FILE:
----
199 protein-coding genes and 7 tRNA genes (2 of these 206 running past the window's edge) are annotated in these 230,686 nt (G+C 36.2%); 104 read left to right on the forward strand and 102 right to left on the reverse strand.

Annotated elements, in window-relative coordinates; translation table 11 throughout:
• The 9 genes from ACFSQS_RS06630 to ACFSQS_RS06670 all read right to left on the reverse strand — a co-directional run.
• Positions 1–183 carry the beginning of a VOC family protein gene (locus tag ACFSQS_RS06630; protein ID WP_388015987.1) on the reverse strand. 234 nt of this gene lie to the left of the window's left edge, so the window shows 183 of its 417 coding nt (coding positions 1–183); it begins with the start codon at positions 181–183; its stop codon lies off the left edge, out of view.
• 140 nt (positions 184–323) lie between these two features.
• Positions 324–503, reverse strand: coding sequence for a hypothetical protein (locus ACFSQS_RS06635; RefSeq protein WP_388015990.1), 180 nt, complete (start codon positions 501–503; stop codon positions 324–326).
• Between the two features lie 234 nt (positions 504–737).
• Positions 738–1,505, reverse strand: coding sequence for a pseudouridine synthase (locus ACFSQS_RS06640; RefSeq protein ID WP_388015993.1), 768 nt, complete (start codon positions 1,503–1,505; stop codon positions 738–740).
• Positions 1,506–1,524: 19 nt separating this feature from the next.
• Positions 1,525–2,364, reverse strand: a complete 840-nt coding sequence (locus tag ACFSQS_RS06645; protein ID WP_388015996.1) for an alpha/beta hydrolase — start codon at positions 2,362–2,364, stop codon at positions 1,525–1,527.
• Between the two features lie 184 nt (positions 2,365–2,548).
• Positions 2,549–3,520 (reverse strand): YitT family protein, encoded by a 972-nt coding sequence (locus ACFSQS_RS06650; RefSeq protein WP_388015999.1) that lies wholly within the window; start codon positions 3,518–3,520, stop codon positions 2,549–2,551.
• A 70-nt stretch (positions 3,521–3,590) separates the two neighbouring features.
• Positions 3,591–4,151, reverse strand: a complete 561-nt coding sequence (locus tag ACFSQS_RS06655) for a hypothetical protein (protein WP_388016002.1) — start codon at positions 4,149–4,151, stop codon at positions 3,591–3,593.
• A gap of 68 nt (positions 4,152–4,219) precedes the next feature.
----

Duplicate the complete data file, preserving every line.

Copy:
199 protein-coding genes and 7 tRNA genes (2 of these 206 running past the window's edge) are annotated in these 230,686 nt (G+C 36.2%); 104 read left to right on the forward strand and 102 right to left on the reverse strand.

Annotated elements, in window-relative coordinates; translation table 11 throughout:
• The 9 genes from ACFSQS_RS06630 to ACFSQS_RS06670 all read right to left on the reverse strand — a co-directional run.
• Positions 1–183 carry the beginning of a VOC family protein gene (locus tag ACFSQS_RS06630; protein ID WP_388015987.1) on the reverse strand. 234 nt of this gene lie to the left of the window's left edge, so the window shows 183 of its 417 coding nt (coding positions 1–183); it begins with the start codon at positions 181–183; its stop codon lies off the left edge, out of view.
• 140 nt (positions 184–323) lie between these two features.
• Positions 324–503, reverse strand: coding sequence for a hypothetical protein (locus ACFSQS_RS06635; RefSeq protein WP_388015990.1), 180 nt, complete (start codon positions 501–503; stop codon positions 324–326).
• Between the two features lie 234 nt (positions 504–737).
• Positions 738–1,505, reverse strand: coding sequence for a pseudouridine synthase (locus ACFSQS_RS06640; RefSeq protein ID WP_388015993.1), 768 nt, complete (start codon positions 1,503–1,505; stop codon positions 738–740).
• Positions 1,506–1,524: 19 nt separating this feature from the next.
• Positions 1,525–2,364, reverse strand: a complete 840-nt coding sequence (locus tag ACFSQS_RS06645; protein ID WP_388015996.1) for an alpha/beta hydrolase — start codon at positions 2,362–2,364, stop codon at positions 1,525–1,527.
• Between the two features lie 184 nt (positions 2,365–2,548).
• Positions 2,549–3,520 (reverse strand): YitT family protein, encoded by a 972-nt coding sequence (locus ACFSQS_RS06650; RefSeq protein WP_388015999.1) that lies wholly within the window; start codon positions 3,518–3,520, stop codon positions 2,549–2,551.
• A 70-nt stretch (positions 3,521–3,590) separates the two neighbouring features.
• Positions 3,591–4,151, reverse strand: a complete 561-nt coding sequence (locus tag ACFSQS_RS06655) for a hypothetical protein (protein WP_388016002.1) — start codon at positions 4,149–4,151, stop codon at positions 3,591–3,593.
• A gap of 68 nt (positions 4,152–4,219) precedes the next feature.